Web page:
Before writing How To Setup Your Own Software Development Company, I sent my Financial Planner the following e-mail.
I'm writing up a blog post on how to setup a Software Development Company for consultants and wanted to see what retirement plan I have. I'd like to recommend it (or others, if there's better deals). Do you have the name and a 2-3 sentence description?
Below is his response:
You have a SEP IRA but depending on how much they make and their savings objective they may also want an Individual 401K and/or Defined Benefit Plan.
A SEP IRA allows you to set aside up to 20% of your income after business expenses, up to $49,000 for those with income of $245,000 or more in 2009. An Individual 401K allows you to save a higher percentage of your income depending on your age and income. If you are under age 50 you are able to save $16,500 so long as your income is at least $16,500 (plus FICA, etc) and $22,000 for those over age 55. You are also able to set aside profit sharing and matching contributions in a 401K Plan. Those under age 50 have a maximum of $49,000 while those over age 50 have an increased limit of $54,000. Finally, for those who wish to save more, you could establish a Defined Benefit Plan and make contributions based on your age and income that total potentially more than $200,000 per year. If you establish a Defined Benefit Plan you are still able to have an Individual 401K Plan but the limits are the employee contribution amount ($16,500 or $22,000) plus 6% of your income up to $245,000 (another $14,700) for a combined total that could be well over $200,000 depending on your age and income.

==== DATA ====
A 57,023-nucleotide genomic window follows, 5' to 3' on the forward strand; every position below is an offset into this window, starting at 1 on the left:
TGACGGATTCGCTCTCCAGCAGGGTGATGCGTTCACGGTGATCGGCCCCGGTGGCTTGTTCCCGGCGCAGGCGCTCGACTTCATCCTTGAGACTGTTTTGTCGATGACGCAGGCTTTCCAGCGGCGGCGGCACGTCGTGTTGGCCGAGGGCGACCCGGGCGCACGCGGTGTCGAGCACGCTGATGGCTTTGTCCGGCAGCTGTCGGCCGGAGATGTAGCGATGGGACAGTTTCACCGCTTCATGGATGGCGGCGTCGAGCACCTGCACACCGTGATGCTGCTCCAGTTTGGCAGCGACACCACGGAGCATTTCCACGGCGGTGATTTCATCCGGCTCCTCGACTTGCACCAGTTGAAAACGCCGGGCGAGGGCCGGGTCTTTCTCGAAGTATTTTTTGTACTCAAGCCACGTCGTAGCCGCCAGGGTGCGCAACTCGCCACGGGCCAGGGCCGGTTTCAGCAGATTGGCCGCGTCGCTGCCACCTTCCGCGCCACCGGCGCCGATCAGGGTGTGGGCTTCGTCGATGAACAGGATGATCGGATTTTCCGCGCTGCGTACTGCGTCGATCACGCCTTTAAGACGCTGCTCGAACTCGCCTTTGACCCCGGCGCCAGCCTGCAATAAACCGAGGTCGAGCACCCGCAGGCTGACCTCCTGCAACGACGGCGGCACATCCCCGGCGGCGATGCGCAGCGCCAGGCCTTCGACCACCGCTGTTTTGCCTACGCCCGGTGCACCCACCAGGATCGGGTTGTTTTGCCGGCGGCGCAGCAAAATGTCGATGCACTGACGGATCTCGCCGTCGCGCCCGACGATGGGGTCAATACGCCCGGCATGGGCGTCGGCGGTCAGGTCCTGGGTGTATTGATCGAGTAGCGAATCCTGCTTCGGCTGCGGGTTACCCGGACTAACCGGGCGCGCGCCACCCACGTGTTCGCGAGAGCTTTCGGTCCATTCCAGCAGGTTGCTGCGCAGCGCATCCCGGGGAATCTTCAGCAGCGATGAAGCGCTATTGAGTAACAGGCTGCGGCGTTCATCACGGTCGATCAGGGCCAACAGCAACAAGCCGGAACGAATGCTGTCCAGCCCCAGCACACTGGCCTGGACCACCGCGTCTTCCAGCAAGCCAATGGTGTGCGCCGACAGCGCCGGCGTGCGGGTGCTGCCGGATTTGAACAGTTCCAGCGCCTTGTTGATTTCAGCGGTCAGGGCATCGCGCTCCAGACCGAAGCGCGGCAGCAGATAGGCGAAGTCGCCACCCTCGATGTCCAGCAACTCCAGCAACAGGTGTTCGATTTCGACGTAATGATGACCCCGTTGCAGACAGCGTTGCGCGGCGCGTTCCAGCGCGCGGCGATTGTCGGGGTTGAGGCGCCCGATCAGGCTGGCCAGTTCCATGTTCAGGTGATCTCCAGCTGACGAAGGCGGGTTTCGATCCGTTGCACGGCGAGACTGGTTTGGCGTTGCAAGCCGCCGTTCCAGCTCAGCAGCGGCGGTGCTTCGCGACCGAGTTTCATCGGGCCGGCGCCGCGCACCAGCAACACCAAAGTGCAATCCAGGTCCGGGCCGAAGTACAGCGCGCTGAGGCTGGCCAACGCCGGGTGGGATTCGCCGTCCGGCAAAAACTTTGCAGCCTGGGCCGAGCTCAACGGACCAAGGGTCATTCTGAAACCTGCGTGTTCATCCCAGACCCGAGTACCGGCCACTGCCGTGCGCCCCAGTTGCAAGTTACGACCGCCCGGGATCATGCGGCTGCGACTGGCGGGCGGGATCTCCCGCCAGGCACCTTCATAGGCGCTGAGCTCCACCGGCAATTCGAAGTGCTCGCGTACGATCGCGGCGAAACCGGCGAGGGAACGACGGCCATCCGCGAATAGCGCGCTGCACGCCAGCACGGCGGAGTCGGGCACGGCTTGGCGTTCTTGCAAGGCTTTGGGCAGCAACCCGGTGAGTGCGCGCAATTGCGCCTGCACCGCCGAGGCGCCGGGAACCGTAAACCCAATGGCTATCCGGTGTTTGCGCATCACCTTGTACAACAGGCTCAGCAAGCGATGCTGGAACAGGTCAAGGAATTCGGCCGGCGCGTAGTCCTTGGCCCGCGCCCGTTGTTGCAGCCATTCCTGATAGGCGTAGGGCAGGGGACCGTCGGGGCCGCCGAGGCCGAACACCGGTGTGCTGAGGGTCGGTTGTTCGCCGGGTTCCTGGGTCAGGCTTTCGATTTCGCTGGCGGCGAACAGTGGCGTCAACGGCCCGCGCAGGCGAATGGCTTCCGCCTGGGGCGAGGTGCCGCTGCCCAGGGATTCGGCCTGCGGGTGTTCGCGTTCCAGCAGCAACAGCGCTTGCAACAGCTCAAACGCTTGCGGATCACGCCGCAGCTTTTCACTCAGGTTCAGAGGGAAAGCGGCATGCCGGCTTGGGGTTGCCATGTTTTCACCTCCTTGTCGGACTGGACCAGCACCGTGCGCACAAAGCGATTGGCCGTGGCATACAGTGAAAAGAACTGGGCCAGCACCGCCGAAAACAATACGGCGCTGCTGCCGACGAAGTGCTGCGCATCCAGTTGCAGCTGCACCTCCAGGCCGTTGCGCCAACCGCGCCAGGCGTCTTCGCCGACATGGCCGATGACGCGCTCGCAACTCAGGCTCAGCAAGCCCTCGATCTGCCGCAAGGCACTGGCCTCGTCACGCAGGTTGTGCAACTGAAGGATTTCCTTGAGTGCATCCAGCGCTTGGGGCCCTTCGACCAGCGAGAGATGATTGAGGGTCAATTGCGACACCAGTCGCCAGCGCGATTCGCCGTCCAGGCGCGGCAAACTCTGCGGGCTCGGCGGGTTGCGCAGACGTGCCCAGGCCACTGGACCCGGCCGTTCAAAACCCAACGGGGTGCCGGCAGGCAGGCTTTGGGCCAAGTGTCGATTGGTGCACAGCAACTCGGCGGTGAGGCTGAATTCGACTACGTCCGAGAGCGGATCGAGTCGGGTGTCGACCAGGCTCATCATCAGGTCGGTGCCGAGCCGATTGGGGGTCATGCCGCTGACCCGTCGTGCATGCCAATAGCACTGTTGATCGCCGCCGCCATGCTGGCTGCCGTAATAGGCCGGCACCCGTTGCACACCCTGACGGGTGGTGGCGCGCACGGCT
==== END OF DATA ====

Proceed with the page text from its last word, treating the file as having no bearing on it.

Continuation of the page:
There is always the Roth and Traditional IRA but those are very basic planning tools - they should still be used and considered but everyone should be familiar with them. 2009 allows $5,000 deposit for under age 50 and $6,000 for over age 50. Roth contributions are limited starting at $105,000 if filing single and $166,000 if married filing joint.
Of course, a perk of working for a company with benefits is they sometimes do 401K matching. However, I'd expect many company to be cutting back on that in this economy. If you're an independent consultant, do you have a retirement plan? Do you think you're doing as well as you could if you were a full-time employee?